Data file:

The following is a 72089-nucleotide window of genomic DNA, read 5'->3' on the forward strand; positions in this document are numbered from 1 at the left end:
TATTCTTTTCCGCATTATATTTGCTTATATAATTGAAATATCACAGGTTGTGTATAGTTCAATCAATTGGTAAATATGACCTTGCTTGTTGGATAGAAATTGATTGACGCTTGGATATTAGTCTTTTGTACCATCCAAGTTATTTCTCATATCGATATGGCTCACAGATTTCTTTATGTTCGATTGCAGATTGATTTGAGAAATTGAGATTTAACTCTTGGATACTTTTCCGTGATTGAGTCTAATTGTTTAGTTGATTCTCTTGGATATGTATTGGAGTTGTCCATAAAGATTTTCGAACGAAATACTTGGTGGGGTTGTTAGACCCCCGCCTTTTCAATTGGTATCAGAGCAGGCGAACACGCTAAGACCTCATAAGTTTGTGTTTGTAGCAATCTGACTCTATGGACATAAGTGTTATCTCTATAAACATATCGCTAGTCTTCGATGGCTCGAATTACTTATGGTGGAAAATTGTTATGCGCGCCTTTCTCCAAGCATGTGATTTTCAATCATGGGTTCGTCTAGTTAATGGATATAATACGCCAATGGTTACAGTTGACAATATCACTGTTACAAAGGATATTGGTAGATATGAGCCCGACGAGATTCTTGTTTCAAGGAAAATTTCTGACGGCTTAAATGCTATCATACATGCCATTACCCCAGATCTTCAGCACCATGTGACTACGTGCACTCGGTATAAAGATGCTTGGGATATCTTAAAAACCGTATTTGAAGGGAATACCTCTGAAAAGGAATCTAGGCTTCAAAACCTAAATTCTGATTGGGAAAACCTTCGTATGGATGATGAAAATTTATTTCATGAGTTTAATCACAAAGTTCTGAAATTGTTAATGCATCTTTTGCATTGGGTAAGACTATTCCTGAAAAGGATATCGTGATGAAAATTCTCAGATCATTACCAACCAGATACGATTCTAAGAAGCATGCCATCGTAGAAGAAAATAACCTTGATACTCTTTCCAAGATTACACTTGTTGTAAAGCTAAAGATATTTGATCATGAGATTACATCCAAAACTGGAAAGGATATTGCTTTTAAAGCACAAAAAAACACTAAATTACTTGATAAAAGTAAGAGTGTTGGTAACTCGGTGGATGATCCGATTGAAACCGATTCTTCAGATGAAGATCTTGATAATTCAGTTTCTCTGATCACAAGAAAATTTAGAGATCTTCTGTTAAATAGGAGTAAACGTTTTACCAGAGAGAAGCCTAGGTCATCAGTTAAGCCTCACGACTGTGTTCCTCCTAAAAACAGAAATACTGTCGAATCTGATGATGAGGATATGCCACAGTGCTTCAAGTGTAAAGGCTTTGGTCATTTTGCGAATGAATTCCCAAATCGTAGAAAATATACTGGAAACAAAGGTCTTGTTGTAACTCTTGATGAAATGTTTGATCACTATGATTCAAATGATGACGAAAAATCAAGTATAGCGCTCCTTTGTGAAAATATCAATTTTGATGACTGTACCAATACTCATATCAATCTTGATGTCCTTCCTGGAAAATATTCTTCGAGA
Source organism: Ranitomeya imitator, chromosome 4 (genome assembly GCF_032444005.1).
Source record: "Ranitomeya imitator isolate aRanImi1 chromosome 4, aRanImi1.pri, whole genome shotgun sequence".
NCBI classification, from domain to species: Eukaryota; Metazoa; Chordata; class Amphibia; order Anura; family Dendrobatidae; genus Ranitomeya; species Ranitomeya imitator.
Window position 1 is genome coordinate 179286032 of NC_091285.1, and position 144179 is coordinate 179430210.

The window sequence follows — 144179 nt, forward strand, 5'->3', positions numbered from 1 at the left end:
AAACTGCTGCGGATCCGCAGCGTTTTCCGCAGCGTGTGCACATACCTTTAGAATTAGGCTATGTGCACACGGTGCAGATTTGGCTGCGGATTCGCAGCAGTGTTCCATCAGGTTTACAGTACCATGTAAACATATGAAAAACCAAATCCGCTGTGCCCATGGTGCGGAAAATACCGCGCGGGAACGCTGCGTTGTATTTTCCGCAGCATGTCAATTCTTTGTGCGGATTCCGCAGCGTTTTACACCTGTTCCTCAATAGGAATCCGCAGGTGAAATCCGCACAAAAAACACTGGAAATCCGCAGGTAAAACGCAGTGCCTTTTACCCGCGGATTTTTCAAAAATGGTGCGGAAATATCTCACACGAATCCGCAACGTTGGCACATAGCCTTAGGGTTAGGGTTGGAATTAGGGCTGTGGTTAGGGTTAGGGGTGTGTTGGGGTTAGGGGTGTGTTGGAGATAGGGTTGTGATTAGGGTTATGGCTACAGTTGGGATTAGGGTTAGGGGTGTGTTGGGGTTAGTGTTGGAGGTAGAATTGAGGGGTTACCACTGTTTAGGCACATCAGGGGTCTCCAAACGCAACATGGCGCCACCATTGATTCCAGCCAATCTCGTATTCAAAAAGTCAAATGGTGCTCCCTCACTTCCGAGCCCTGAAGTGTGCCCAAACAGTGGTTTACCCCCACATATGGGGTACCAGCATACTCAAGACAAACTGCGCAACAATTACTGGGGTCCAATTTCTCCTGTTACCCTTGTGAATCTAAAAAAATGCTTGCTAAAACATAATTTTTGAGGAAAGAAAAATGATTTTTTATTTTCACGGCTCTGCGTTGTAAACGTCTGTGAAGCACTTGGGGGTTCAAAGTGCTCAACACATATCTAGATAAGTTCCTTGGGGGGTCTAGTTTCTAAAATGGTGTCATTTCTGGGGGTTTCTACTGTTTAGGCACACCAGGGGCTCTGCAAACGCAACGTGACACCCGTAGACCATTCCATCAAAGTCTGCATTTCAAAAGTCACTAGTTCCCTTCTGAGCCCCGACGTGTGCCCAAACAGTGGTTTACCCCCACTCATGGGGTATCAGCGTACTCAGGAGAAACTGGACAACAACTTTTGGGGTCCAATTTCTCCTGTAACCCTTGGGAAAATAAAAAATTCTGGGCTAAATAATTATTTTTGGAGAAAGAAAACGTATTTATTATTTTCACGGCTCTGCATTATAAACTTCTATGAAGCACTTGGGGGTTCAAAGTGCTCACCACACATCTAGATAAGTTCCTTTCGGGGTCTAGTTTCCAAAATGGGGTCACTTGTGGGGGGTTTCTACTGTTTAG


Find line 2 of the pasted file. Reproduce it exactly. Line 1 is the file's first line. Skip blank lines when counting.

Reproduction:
TATTCTTTTCCGCATTATATTTGCTTATATAATTGAAATATCACAGGTTGTGTATAGTTCAATCAATTGGTAAATATGACCTTGCTTGTTGGATAGAAATTGATTGACGCTTGGATATTAGTCTTTTGTACCATCCAAGTTATTTCTCATATCGATATGGCTCACAGATTTCTTTATGTTCGATTGCAGATTGATTTGAGAAATTGAGATTTAACTCTTGGATACTTTTCCGTGATTGAGTCTAATTGTTTAGTTGATTCTCTTGGATATGTATTGGAGTTGTCCATAAAGATTTTCGAACGAAATACTTGGTGGGGTTGTTAGACCCCCGCCTTTTCAATTGGTATCAGAGCAGGCGAACACGCTAAGACCTCATAAGTTTGTGTTTGTAGCAATCTGACTCTATGGACATAAGTGTTATCTCTATAAACATATCGCTAGTCTTCGATGGCTCGAATTACTTATGGTGGAAAATTGTTATGCGCGCCTTTCTCCAAGCATGTGATTTTCAATCATGGGTTCGTCTAGTTAATGGATATAATACGCCAATGGTTACAGTTGACAATATCACTGTTACAAAGGATATTGGTAGATATGAGCCCGACGAGATTCTTGTTTCAAGGAAAATTTCTGACGGCTTAAATGCTATCATACATGCCATTACCCCAGATCTTCAGCACCATGTGACTACGTGCACTCGGTATAAAGATGCTTGGGATATCTTAAAAACCGTATTTGAAGGGAATACCTCTGAAAAGGAATCTAGGCTTCAAAACCTAAATTCTGATTGGGAAAACCTTCGTATGGATGATGAAAATTTATTTCATGAGTTTAATCACAAAGTTCTGAAATTGTTAATGCATCTTTTGCATTGGGTAAGACTATTCCTGAAAAGGATATCGTGATGAAAATTCTCAGATCATTACCAACCAGATACGATTCTAAGAAGCATGCCATCGTAGAAGAAAATAACCTTGATACTCTTTCCAAGATTACACTTGTTGTAAAGCTAAAGATATTTGATCATGAGATTACATCCAAAACTGGAAAGGATATTGCTTTTAAAGCACAAAAAAACACTAAATTACTTGATAAAAGTAAGAGTGTTGGTAACTCGGTGGATGATCCGATTGAAACCGATTCTTCAGATGAAGATCTTGATAATTCAGTTTCTCTGATCACAAGAAAATTTAGAGATCTTCTGTTAAATAGGAGTAAACGTTTTACCAGAGAGAAGCCTAGGTCATCAGTTAAGCCTCACGACTGTGTTCCTCCTAAAAACAGAAATACTGTCGAATCTGATGATGAGGATATGCCACAGTGCTTCAAGTGTAAAGGCTTTGGTCATTTTGCGAATGAATTCCCAAATCGTAGAAAATATACTGGAAACAAAGGTCTTGTTGTAACTCTTGATGAAATGTTTGATCACTATGATTCAAATGATGACGAAAAATCAAGTATAGCGCTCCTTTGTGAAAATATCAATTTTGATGACTGTACCAATACTCATATCAATCTTGATGTCCTTCCTGGAAAATATTCTTCGAGA